[21] The preceding analysis showed that Turkish parliamentarians in general perceived constituency service to be critical for reelection and acted accordingly. The question remains, however, whether this is a ubiquitous phenomenon in Turkey. In other words, it is possible to expect the political and economic structures of the constituency to affect the amount, as well as the salience of constituency service. Some structural characteristics of the constituency may more strongly predispose constituents to demand constituency service while other characteristics will make parliamentarians take constituency service more seriously. This paper hypothesizes that at least three structural variables (two being political and the other being economic) are particularly important: 1) constituency size, 2) the level of economic development in the constituency, and 3) the length of incumbency.

Constituency size

[22] Constituency size may well influence the supply of constituency service. In Turkey?s proportional representation system, the number of seats in each constituency ranged from two to six for the 19th TBMM. In terms of reelection, the smaller the number of seats in the constituency, the more important will be the personal appeals of the candidates. Conversely, the larger the number of the seats the more important will be the popularity of the parties of the candidates. It can be hypothesized therefore that parliamentarians from small constituencies are more motivated for and more involved in constituency service than are parliamentarians from large constituencies.

[23] Constituency size may well reflect other features of constituency environments such as socioeconomic development and cultural values. For instance, constituency size was moderately correlated with the constituency?s level of economic development, measured by the per capita income for 1993 of the province25 in which the constituency was located (Spearman?s correlation coefficient = .301, p = .02). In the following, the partial correlation analysis was therefore adopted to control the effect of socioeconomic development on constituency size and vice versa.

[24] The ?supply? part of Table 8 seems to support the above hypothesis. Constituency size, when the per capita income effect was controlled for, was negatively correlated with all indicators of the supply (composed of motives and practice) of constituency service. The smaller the constituency size was, the more importance did parliamentarians attach to constituency service. Relatedly, the smaller the constituency size was, the greater part of their time did parliamentarians spend for meeting constituents, either in Ankara or in their constituencies, and visiting their constituencies.

Table 8: Partial Correlation of Constituency Features with Service26

Constituency service

Constituency features (controlled effect)  ?Constituency size (1991)27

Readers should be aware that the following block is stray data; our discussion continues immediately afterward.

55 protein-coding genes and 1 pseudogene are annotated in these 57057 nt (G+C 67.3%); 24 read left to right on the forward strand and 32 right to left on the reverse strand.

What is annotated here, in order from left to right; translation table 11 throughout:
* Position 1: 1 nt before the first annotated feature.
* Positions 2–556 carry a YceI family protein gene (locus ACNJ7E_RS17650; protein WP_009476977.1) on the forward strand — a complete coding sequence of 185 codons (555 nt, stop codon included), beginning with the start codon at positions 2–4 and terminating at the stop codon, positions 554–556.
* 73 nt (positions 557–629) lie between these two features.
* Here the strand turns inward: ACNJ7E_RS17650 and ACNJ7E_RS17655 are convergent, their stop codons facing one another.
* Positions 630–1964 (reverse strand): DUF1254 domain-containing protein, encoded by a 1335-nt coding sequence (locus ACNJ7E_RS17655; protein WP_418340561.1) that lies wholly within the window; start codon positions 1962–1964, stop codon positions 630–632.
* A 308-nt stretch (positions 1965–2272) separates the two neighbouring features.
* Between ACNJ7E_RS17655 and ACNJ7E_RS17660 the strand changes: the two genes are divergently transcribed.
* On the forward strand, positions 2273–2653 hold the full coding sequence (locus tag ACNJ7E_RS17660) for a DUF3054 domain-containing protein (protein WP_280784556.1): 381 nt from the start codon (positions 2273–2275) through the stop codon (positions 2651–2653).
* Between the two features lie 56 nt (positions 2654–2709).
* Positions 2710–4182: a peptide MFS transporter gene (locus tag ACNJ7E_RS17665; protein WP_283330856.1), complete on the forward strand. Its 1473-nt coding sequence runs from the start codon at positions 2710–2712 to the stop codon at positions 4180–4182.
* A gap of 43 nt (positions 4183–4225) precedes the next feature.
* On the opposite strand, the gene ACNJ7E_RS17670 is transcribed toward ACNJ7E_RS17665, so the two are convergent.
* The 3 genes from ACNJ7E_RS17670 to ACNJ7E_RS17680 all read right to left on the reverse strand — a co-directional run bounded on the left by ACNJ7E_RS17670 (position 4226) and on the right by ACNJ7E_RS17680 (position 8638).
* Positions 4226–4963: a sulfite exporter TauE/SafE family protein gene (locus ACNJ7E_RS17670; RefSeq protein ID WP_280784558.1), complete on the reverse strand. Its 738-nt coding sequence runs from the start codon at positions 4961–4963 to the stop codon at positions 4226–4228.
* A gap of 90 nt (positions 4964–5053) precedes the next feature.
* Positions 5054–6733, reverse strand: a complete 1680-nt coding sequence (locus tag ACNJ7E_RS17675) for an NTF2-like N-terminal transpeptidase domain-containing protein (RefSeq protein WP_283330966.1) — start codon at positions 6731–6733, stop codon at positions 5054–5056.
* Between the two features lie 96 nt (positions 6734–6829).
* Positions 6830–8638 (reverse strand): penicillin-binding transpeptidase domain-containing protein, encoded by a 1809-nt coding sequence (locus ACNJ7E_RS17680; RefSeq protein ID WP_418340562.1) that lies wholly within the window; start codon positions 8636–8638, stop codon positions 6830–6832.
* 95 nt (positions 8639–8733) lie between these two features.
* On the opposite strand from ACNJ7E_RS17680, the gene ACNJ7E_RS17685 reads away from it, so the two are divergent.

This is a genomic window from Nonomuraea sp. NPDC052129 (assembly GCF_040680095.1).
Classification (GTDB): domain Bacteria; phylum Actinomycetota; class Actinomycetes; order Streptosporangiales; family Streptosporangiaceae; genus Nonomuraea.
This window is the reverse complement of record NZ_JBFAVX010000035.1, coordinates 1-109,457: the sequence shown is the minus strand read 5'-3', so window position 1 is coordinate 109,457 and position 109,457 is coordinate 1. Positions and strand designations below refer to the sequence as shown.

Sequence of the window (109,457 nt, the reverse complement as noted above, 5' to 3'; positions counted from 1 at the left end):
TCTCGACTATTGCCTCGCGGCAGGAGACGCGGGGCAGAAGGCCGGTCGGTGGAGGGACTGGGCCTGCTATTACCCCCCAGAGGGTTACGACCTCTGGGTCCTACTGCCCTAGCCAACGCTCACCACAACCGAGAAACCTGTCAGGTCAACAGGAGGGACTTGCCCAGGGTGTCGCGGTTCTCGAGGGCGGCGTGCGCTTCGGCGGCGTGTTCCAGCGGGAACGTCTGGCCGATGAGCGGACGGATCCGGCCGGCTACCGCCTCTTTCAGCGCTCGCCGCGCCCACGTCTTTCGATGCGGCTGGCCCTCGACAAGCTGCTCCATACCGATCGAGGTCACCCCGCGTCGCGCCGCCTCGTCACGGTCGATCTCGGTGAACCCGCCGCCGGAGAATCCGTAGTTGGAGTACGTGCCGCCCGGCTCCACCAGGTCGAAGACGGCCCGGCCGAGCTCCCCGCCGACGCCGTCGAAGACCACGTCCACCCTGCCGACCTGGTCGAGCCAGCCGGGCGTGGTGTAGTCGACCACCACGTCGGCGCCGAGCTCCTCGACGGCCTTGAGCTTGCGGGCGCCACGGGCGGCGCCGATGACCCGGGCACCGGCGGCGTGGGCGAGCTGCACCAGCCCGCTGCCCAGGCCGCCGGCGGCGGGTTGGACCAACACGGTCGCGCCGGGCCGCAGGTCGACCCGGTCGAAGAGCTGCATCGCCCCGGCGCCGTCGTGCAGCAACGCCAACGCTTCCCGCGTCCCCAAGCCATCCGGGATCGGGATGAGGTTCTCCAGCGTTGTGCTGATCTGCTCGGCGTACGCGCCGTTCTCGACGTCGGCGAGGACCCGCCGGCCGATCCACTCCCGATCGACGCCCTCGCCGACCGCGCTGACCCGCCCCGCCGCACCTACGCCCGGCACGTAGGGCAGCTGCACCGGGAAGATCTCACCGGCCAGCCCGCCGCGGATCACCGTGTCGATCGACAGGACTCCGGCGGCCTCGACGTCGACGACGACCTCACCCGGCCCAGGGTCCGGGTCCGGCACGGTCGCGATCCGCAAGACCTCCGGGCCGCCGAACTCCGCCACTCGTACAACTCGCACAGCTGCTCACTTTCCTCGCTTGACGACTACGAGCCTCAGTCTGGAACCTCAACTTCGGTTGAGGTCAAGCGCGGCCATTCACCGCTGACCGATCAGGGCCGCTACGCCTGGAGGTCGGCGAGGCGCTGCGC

Constituency features (controlled effect)  ?Per capita income (1993)28

Supply ? Motives?Perceived importance for election29/Meeting constituents to cope with their demands

-.253**

.074

Supply ? Motives?Perceived importance for election/Securing investment and public services to the constituency

-.218*

-.025

Supply ? Practice?Time spent30/Meeting constituents for their personal problems

-.255**

-.123

Supply ? Practice?Time spent/Visiting the constituency

-.226*

-.234*

Demand ? Visitors31

-.126

-.137

Demand ? Letters & faxes32

.127

-.139

Demand ? Telephone calls33

-.273**

-.283**

Sources: For constituency service, the author?s questionnaire survey. For constituency size, see Appendix 1. For per capita incomes, see Appendix 2.

[25] Constituency size may also affect demands for constituency service. For small constituency makes it easier for constituents to recognize their representatives. The ?demand? part of table 8 shows that constituency size was negatively correlated with the number of telephone calls from constituents although not with the other two demand-related variables that were more costly for constituents and whose cost varied across constituencies at different levels of development and distance to the capital. The recognition of parliamentarians seems to enhance the likelihood of a constituent making a phone call but not that of his or her writing a letter or paying a visit to Ankara, where MPs usually stay.

[26] The level of economic development may be closely related to demands for constituency service. It will be recalled that major demands for constituency service included jobs, infrastructure, and investment. If the constituency is economically less developed, these demands will be naturally higher there than in economically more developed constituencies. The ?demand? part of Table 8 shows that the per capita constituency income, after the constituency size effect has been controlled, was negatively correlated with the number of telephone calls, which was the cheapest and the easiest way to express constituents? demands to their representatives34.  Per capita income, on the other hand, was not correlated with any supply variables of constituency service except for parliamentarians? ?time spent for visiting the constituency?35. Thus, a lower level of economic development will make more people ask for constituency service but it will probably not directly increase the importance of personal votes.